Now this friend is one of the smartest execs I know, and within 10 minutes, it became clear that her great taste in scripts extended to her choice of partners. Moochie (a.k.a. Michelle Stevens) was quick-witted, clearheaded and exactly the kind of person you hope to meet at these TV affairs (i.e., someone who doesn’t work in TV). We discovered that we’d both grown up obsessed with Broadway musicals and bonded over that.
Hanging out with Moochie at parties became a bonus of working with this exec. I watched their lives unfold in time-lapse. They got married. They had a son. Moochie enrolled in graduate school and received her doctorate in psychology (“that’s Dr. Moochie”). Because of our easy connection, I always assumed that we both came from a similar background filled with academic pressure and suburban angst—nothing that listening to Pippin couldn’t cure.
I could not have been more wrong.
From the age of eight, Moochie was brutally tortured and grotesquely enslaved, raped, and prostituted by a sadistic stepfather. For over eight years, she endured relentless physical, emotional, and sexual abuse, which triggered psychological breakdowns and three suicide attempts. I learned the harrowing details of her childhood a few years ago when I read Moochie’s doctoral thesis, which used her experience as a case study for surviving abuse. I was shocked. There’s so much talk in Hollywood about “reinvention,” but here was someone who seemed charmingly normal and whose early life was anything but.
Moochie has since turned that thesis into a beautifully written book, Scared Selfless: My Journey from Abuse and Madness to Surviving and Thriving, which hit bookshelves and Kindles this week and has generated a considerable amount of cultural buzz already. It’s been blurbed by both Arianna Huffington and Dave Pelzer, the author of A Child Called “It.” People excerpted the book. Dr. Phil devoted an entire hour to Moochie on Tuesday, and she is scheduled to appear on Dr. Oz later this spring.
“It is so surreal to go from having no one know about my history or mental illness to having it blared in headlines,” she told me. “My saving grace has been social media, where I’ve been able to slowly drip out the truth without the obligatory weirdness that would happen in person.”
Obviously, it wasn’t an easy book to write. “I’m a stress eater,” she told me. “And I gained 77 pounds during the writing process . . . which I’m now desperately trying to take off before all these TV appearances.”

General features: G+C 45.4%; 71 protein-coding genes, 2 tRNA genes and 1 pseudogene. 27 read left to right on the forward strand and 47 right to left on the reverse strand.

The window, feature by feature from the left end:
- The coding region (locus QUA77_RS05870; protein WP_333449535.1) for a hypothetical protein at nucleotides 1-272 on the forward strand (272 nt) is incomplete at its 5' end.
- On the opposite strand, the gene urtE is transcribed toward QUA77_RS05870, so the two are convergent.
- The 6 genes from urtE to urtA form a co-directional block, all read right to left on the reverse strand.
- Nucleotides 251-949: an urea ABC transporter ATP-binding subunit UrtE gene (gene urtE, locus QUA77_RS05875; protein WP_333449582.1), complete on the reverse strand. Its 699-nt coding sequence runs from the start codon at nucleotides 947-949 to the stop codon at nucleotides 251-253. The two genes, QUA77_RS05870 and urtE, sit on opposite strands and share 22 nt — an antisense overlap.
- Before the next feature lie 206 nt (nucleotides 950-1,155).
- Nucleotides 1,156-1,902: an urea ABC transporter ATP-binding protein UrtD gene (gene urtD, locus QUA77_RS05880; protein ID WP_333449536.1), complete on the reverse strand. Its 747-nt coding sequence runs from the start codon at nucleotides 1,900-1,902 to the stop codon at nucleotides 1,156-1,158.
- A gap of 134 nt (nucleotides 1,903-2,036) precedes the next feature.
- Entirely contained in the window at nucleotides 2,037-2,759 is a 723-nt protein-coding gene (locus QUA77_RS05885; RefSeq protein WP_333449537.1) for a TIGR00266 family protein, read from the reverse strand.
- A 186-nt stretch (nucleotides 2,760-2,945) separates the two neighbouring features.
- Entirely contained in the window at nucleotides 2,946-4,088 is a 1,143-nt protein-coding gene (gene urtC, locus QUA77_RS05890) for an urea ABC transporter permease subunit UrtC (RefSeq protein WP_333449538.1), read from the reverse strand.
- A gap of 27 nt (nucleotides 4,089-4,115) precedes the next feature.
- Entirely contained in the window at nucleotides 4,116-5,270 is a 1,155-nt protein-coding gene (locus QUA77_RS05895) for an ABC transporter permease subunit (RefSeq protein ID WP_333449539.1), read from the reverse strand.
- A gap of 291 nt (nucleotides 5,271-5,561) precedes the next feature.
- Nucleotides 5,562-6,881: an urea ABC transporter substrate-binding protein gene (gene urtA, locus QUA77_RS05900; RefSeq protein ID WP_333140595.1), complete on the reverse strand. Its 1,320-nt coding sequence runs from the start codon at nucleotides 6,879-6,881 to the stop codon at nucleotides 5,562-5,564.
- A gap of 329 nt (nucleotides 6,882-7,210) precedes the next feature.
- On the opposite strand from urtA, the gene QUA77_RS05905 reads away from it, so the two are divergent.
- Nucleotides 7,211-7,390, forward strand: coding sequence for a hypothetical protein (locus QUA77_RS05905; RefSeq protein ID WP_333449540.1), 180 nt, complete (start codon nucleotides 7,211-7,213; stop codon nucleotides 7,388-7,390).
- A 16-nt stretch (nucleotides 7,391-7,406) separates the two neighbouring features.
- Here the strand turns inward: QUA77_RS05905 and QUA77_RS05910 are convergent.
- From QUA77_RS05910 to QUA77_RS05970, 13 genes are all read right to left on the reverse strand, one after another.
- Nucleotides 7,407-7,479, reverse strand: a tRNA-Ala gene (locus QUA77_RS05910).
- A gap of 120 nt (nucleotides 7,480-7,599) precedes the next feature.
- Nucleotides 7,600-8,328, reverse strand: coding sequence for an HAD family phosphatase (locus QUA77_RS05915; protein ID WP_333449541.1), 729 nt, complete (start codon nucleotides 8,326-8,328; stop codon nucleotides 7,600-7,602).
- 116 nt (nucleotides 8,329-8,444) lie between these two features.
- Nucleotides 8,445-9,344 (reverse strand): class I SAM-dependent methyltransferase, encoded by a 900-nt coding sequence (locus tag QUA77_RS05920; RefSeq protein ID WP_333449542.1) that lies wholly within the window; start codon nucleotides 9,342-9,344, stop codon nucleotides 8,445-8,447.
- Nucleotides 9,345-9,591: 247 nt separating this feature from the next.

It’s not an easy read either. But just as Moochie felt a responsibility to write this book, it’s our responsibility to read it. I guarantee there will be times when you want to put the book down. Maybe it’s when she describes what it was like to be raped at eight and thrown into a cage. Or when she’s 12 and pimped to a sadist who slammed her head against the floor until she concussed and blacked out. But here’s the deal: if you’re uncomfortable reading about how a little girl was hog-tied and suspended from a hook on a ceiling, imagine how uncomfortable it was to endure the crush of her own organs. Or if you gag while reading about how a child was forced to eat dog food, imagine how much she gagged while actually eating it. Or if your skin shudders at Moochie’s description of being Tasered, imagine the shock of the actual volts coursing through her tiny body. If she could endure the inconceivable pain, you can read a paragraph about it.
I was flooded with relief when Moochie aged out of the sick pedophile’s obsession and headed off to New York University. But it wasn’t not smooth sailing from there. The aftershocks of the horror and abuse reverberate to this day. Still, Moochie tells her story in the same manner that made me seek her out at parties: with honesty, humor, and a lot of references to musicals. In one passage, she discusses how anxiety is hardwired: “We are not only preprogrammed to look for every potential danger but also to remember those dangers forever. That’s why we can’t drink peach schnapps ever again after that time it made us sick in college. (Perhaps I’m divulging too much.)” I laughed out loud because she’s written a primer on divulging too much.
The second half focuses on the fascinating psychology behind multiple personalities from someone who understands them both clinically and emotionally. Moochie also digs into post-traumatic stress disorder and depression. When she mentions in passing that she suffered from bulimia in college, I thought, “Finally. Something I can relate to!”
We don’t have vocabulary for what Moochie endured. We turn to fiction to describe her reality. We say, “She was dragged through hell” or we call her stepfather “a monster.” Our references all come from our imagination because we can’t conceive that any human would so brutally treat another, especially a defenseless child. But it happens. Far too often. And when Moochie “divulges too much” we know she’s making up for countless others who didn’t get the chance.
“Opening up about the past has been a little like coming out as gay: it was much scarier in theory than it is in reality,” she said. “I’m actually feeling kind of liberated now. But, man, was I terrified in the beginning!”
And it takes a lot to terrify Moochie. Through grit and hard work, what begins as Grand Guignol finishes with a big Hollywood ending. You’ll cry in outrage at the start of the book and you’ll cry out of joy when Moochie declares at the end, “I have a normal life. Who could ask for anything more?”
Moochie should have died many times from chokings, beatings, and medical neglect. Harry Potter’s epic struggle with He-Who-Must-Not-Be-Named has nothing on her. But Moochie names the evil that targeted her. He is Gary Lundquist. And she’s “the girl who lived.”